HARRY R. ERWIN (email@example.com)
27 Aug 1996 12:02:34 GMT
Stephen Barnard (firstname.lastname@example.org) wrote:
: Eric Brunner wrote:
: The question of whether Australian Aborigines do or don't have a more
: direct relationship to Homo erectus than other races is a matter of
: fact, and it should have no political overtones. In particular, such a
: claim -- right or wrong -- does not necessarily imply a value judgement.
If H. erectus was a chronospecies, evolving as a population to early H.
sapiens and then to modern H. sapiens, then modern populations can be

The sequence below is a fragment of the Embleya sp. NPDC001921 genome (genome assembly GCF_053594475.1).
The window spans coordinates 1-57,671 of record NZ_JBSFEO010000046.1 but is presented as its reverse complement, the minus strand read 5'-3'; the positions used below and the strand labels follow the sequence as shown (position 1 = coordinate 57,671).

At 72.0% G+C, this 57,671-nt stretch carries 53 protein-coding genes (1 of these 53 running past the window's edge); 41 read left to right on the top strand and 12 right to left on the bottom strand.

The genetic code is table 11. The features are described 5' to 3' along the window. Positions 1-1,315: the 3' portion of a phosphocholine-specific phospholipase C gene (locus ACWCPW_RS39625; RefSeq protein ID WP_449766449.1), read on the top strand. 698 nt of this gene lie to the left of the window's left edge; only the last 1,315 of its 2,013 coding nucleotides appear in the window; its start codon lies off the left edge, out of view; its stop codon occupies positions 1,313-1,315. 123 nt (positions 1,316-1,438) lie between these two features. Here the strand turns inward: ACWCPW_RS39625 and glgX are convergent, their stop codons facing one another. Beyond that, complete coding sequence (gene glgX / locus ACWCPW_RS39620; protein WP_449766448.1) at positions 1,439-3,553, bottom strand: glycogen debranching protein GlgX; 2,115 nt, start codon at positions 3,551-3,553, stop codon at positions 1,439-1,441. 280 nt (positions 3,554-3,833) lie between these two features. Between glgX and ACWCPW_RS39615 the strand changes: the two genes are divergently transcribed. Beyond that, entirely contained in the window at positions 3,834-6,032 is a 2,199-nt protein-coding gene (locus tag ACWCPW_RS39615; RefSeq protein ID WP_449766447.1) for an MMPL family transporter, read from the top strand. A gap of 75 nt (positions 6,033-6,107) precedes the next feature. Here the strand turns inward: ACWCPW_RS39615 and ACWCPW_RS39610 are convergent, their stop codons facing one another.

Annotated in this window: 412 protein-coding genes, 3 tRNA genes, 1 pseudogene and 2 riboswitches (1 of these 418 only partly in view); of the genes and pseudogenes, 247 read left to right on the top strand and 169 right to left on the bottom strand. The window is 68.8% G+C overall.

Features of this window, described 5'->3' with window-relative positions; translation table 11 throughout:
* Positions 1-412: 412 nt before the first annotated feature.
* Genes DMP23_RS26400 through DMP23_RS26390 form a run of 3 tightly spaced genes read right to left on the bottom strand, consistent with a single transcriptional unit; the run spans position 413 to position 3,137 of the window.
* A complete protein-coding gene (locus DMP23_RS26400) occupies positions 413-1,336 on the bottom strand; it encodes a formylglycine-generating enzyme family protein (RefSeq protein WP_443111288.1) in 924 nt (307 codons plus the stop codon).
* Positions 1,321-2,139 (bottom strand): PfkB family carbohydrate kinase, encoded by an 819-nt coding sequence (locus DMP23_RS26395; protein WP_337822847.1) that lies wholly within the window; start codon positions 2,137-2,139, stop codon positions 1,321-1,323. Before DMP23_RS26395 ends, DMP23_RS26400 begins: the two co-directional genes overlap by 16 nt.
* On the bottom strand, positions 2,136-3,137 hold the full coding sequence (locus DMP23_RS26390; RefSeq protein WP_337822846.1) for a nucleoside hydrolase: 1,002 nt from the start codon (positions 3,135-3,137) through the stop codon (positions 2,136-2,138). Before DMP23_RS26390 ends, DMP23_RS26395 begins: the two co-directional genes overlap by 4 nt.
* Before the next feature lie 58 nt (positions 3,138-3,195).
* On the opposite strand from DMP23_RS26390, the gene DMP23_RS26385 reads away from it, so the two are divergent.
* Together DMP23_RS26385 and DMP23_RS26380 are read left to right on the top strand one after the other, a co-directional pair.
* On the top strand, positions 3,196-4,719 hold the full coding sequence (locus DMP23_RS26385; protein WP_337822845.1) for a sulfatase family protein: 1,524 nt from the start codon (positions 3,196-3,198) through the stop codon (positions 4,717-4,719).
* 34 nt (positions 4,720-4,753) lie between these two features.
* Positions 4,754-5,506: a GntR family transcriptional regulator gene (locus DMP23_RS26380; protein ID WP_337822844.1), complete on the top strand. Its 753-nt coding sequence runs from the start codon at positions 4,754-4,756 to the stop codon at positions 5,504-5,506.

specially related to H. erectus populations. Wolpoff is the strongest
proponent of this idea. If, on the other hand, H. sapiens in the strictly
modern sense evolved _once_, that model would be falsified. Right now, it's
looking like modern H. sapiens evolved once in Africa, but the evidence
is only suggestive.
Harry Erwin, Internet: email@example.com, Web Page: http://osf1.gmu.edu/~herwin
49 year old PhD student in computational neuroscience ("how bats do it" 8)
and lecturer for CS 211 (data structures and advanced C++)